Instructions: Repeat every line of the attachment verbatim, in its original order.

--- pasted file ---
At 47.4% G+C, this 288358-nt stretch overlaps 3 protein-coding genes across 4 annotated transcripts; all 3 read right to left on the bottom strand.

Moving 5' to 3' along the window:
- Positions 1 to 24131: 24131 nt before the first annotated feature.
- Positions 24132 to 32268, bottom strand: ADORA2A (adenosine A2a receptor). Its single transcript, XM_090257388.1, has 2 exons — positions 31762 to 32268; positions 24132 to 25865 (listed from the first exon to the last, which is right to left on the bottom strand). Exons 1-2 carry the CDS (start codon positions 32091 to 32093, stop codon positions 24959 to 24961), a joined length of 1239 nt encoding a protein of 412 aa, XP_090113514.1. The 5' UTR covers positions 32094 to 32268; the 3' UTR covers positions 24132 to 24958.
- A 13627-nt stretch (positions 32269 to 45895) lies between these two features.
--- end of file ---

At 47.4% G+C, this 288358-nt stretch overlaps 3 protein-coding genes across 4 annotated transcripts; all 3 read right to left on the bottom strand.

Moving 5' to 3' along the window:
- Positions 1 to 24131: 24131 nt before the first annotated feature.
- Positions 24132 to 32268, bottom strand: ADORA2A (adenosine A2a receptor). Its single transcript, XM_090257388.1, has 2 exons — positions 31762 to 32268; positions 24132 to 25865 (listed from the first exon to the last, which is right to left on the bottom strand). Exons 1-2 carry the CDS (start codon positions 32091 to 32093, stop codon positions 24959 to 24961), a joined length of 1239 nt encoding a protein of 412 aa, XP_090113514.1. The 5' UTR covers positions 32094 to 32268; the 3' UTR covers positions 24132 to 24958.
- A 13627-nt stretch (positions 32269 to 45895) lies between these two features.